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Archived Newsletters - Consistent Golf:

Newsletter September 2001
Vol. II, Edition 9

Consistent Golf
By Joan A. King, C.Ht., PNLP

Almost all golfers want their golf games to be more consistent. According to the dictionary, being consistent means to do the same thing over and over; unchanging. I believe the dream of all golfers is to hit every shot well and score repeatedly within a certain range of scores. However, when a golfer has achieved this consistency, I believe he/she will then not be satisfied, and will want to improve to a higher level of performance.

If there was one thing I have learned during my years as a professional, it is that the only constant thing about golf is its inconstancy. When I turned professional, suddenly I had all the time and opportunity I needed. No matter how much work I did, one week I would have it and the next I couldn’t hit my hat. ---Jack Nicklaus

In the Stockholm airport there is a statue of a horse with a sign that reads, “In Kafkas story a person awakes one morning to find that he has turned into a beetle. Who are you today?”

I have heard golfers lament when they are playing poorly, “I don’t know who showed up today…….. someone else (other than my best golfer-self) is in my body.” Who do you bring to the golf course to play? Your inner trust of yourself must be constant to play consistent golf.

No one plays golf with the consistency of a machine, hitting every shot the same way. Our bodies change from day to day. Physical training of our bodies alone will not give us the consistency we are looking for. What we are seeking is a game where we won’t be embarrassed, humiliated or overwhelmed by other emotions that break down our trust in our ability. Do you have a fear of looking bad? The more you do, the worse you will play. Therefore, let go of the fear and enjoy the game. Trying to control our emotions with consistency is also not possible and probably not healthy.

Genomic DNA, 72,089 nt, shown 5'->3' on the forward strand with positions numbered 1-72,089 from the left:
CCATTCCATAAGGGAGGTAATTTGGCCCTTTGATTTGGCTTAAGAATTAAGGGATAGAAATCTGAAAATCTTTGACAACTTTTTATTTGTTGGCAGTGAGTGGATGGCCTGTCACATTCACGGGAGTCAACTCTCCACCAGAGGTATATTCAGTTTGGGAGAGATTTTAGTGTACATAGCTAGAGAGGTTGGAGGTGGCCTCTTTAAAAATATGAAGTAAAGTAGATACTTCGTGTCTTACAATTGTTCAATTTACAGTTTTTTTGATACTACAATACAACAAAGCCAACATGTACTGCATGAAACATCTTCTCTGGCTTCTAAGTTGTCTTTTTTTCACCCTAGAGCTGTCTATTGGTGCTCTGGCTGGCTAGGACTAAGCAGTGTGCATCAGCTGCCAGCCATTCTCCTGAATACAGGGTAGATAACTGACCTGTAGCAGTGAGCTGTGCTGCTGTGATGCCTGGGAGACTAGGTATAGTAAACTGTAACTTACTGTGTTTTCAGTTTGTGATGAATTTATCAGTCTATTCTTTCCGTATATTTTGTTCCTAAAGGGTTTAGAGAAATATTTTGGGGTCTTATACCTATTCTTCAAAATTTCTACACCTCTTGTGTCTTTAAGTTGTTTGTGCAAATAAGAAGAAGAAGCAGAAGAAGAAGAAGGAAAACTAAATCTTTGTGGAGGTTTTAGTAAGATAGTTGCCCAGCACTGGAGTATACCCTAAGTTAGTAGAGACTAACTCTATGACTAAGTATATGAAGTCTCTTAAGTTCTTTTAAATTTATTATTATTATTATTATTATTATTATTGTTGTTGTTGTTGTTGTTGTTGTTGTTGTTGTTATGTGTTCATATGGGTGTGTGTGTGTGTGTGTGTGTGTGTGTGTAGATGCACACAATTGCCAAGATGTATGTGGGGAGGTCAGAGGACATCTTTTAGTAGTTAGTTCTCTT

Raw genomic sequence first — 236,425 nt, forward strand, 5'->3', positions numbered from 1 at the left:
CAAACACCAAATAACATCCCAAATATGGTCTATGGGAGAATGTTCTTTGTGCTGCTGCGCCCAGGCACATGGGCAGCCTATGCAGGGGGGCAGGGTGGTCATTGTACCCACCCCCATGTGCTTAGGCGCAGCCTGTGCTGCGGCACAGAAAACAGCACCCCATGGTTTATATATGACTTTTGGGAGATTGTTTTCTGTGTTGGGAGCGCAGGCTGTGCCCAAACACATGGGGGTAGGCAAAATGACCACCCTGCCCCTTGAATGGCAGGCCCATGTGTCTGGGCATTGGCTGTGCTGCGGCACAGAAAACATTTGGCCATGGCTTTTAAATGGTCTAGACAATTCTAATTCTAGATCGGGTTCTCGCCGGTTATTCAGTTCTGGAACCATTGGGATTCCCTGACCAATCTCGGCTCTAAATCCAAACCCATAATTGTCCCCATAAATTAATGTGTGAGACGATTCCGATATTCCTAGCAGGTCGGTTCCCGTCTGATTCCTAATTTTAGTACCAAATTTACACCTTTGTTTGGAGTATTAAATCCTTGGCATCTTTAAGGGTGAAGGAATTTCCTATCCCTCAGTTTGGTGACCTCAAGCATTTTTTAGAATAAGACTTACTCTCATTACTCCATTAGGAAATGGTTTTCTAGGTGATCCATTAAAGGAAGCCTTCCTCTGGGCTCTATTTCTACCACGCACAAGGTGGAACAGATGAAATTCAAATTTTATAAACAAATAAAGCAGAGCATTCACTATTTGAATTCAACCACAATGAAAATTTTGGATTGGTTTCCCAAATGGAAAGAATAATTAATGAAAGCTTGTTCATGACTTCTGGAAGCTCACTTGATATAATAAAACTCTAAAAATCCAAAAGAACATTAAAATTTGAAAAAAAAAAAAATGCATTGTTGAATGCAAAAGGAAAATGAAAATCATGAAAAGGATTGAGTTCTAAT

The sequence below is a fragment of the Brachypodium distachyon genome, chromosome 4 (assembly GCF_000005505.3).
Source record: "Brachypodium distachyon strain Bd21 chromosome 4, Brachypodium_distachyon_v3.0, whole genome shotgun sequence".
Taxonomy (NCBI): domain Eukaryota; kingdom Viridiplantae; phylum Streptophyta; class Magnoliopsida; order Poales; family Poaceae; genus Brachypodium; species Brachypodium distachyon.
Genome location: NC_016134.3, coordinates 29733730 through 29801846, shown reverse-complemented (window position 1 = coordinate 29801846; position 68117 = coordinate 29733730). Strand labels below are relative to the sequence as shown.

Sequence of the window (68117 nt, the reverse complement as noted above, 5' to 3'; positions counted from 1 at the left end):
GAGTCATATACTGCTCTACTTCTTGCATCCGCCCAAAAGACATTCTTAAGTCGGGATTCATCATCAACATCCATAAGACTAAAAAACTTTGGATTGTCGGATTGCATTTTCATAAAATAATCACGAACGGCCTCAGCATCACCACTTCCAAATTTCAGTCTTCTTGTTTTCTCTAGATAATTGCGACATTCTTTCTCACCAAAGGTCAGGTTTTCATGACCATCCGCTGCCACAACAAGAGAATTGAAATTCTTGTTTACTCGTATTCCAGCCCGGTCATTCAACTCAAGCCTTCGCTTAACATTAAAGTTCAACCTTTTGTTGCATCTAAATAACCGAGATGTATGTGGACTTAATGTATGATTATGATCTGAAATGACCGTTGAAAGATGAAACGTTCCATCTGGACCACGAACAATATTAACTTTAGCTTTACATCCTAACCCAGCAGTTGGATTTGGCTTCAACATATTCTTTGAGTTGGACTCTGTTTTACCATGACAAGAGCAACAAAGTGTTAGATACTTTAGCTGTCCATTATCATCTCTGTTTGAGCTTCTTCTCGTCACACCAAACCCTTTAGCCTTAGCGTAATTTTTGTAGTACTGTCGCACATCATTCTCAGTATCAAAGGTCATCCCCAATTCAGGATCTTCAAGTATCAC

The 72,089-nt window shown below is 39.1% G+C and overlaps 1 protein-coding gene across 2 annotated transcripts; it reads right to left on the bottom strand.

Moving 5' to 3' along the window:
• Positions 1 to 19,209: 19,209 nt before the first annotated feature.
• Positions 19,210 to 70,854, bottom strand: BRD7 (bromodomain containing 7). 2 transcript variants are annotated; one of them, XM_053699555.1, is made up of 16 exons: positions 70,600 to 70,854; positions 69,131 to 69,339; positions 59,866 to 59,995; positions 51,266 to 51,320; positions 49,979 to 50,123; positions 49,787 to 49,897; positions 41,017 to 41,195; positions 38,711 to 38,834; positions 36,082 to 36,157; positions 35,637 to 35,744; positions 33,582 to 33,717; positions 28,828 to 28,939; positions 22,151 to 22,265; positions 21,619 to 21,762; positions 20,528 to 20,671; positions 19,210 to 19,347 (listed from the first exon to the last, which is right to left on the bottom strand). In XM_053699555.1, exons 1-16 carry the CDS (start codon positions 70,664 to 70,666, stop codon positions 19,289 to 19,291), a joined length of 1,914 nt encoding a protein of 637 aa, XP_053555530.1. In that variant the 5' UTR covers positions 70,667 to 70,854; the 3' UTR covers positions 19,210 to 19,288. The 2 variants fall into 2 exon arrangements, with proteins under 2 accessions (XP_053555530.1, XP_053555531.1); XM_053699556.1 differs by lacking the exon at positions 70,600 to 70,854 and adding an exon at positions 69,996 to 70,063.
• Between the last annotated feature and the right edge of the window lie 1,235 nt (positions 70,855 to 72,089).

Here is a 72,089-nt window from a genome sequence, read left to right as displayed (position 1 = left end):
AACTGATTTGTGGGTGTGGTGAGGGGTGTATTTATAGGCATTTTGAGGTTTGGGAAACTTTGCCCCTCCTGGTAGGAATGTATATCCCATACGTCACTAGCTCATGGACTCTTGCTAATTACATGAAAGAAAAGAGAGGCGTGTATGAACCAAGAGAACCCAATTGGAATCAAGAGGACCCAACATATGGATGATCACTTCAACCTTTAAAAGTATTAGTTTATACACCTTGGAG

The way to become consistent is through commitment to your goals and having the discipline to attain them. Discipline is remembering what you want. If you have the desire to accomplish something, discipline comes easily.

“I put in many, many hours of exercises—like rocking sideways on my ankles—designed to teach me to stay on the inside of my right foot going back and the inside of my left coming down….. I must have played golf for three or four years before Jack Grout permitted me to raise my heels at all, (but) the dividends I’ve since reaped make me eternally grateful to him for verbally whipping me into performing what was then a very boring regimen.” ---Jack Nicklaus

John Daly waited six long years to develop the belief in himself that he had lost. His victory September 2, 2001 at the BMW International Open was a triumph in desire, discipline, and dedication. In the last six years, he had played in 151 PGA Tour events without winning. His last win was his second major championship, the 1995 British Open. In 1999 he had made the decision that he wanted to keep playing golf. He dedicated himself to that decision and began to practice, and focus more on his goals.